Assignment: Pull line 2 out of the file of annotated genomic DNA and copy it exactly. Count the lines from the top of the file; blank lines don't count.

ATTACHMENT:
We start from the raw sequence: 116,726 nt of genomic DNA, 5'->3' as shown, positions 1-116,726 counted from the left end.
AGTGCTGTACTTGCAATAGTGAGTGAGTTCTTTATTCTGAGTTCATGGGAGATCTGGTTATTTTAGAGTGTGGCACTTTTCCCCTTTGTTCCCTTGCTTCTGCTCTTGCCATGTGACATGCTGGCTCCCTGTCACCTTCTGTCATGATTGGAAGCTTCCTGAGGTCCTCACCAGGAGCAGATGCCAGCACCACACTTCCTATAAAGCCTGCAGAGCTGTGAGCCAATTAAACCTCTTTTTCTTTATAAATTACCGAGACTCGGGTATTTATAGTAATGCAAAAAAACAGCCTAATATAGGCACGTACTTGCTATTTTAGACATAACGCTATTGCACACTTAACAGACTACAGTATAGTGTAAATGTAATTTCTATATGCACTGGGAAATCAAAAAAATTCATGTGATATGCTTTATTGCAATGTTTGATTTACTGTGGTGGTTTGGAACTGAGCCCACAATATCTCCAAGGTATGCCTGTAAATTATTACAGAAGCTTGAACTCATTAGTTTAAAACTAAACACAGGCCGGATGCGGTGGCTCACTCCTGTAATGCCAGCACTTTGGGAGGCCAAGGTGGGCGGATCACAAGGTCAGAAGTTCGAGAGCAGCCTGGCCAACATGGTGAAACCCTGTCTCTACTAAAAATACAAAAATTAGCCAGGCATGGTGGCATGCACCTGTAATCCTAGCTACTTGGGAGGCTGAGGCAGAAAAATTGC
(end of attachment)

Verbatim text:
AGTGCTGTACTTGCAATAGTGAGTGAGTTCTTTATTCTGAGTTCATGGGAGATCTGGTTATTTTAGAGTGTGGCACTTTTCCCCTTTGTTCCCTTGCTTCTGCTCTTGCCATGTGACATGCTGGCTCCCTGTCACCTTCTGTCATGATTGGAAGCTTCCTGAGGTCCTCACCAGGAGCAGATGCCAGCACCACACTTCCTATAAAGCCTGCAGAGCTGTGAGCCAATTAAACCTCTTTTTCTTTATAAATTACCGAGACTCGGGTATTTATAGTAATGCAAAAAAACAGCCTAATATAGGCACGTACTTGCTATTTTAGACATAACGCTATTGCACACTTAACAGACTACAGTATAGTGTAAATGTAATTTCTATATGCACTGGGAAATCAAAAAAATTCATGTGATATGCTTTATTGCAATGTTTGATTTACTGTGGTGGTTTGGAACTGAGCCCACAATATCTCCAAGGTATGCCTGTAAATTATTACAGAAGCTTGAACTCATTAGTTTAAAACTAAACACAGGCCGGATGCGGTGGCTCACTCCTGTAATGCCAGCACTTTGGGAGGCCAAGGTGGGCGGATCACAAGGTCAGAAGTTCGAGAGCAGCCTGGCCAACATGGTGAAACCCTGTCTCTACTAAAAATACAAAAATTAGCCAGGCATGGTGGCATGCACCTGTAATCCTAGCTACTTGGGAGGCTGAGGCAGAAAAATTGC